BARCELONA, Spain -- She didn't set a world record. She didn't even break into a smile.
All Anita Nall of Towson, Md., did this morning was grimly swim her way to a preliminary triumph in the women's 200-meter breaststroke at the 1992 Summer Olympics.
On a hot, humid day, with temperatures soaring into the upper 80's before noon, Nall finished in 2:27.77 and emerged as the fastest qualifier for tonight's final.
Nall's time was nearly two seconds slower than her world record standard of 2:25.35, established at the U.S. trials in March.
She also had to fight off a fast-closing Kyoko Iwasaki of Japan, who finished second in the heat in 2:27.78.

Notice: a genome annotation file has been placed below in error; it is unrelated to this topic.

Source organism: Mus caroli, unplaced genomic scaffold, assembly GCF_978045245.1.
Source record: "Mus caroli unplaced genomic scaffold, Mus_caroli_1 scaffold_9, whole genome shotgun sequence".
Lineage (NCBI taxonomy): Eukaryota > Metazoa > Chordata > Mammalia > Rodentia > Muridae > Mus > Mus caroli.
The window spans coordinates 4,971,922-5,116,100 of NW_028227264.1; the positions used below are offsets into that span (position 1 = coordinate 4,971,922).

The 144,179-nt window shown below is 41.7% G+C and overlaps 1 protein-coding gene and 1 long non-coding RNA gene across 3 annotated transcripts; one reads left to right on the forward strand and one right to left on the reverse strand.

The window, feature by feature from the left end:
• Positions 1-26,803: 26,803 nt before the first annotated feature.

While Nall's time clearly establishes herself as a solid medal contender, Jill Johnson, a Lutherville, Md., native, found herself on the outside after the morning heats.
Johnson finished second in her heat in 2:30.80. It appeared the time would hold up for the final, but when five swimmers finished faster in the final heat, Johnson was eliminated.
"I just didn't push it to the wall," said Johnson, 23, a Stanford graduate who will attend Boston College law school in the fall.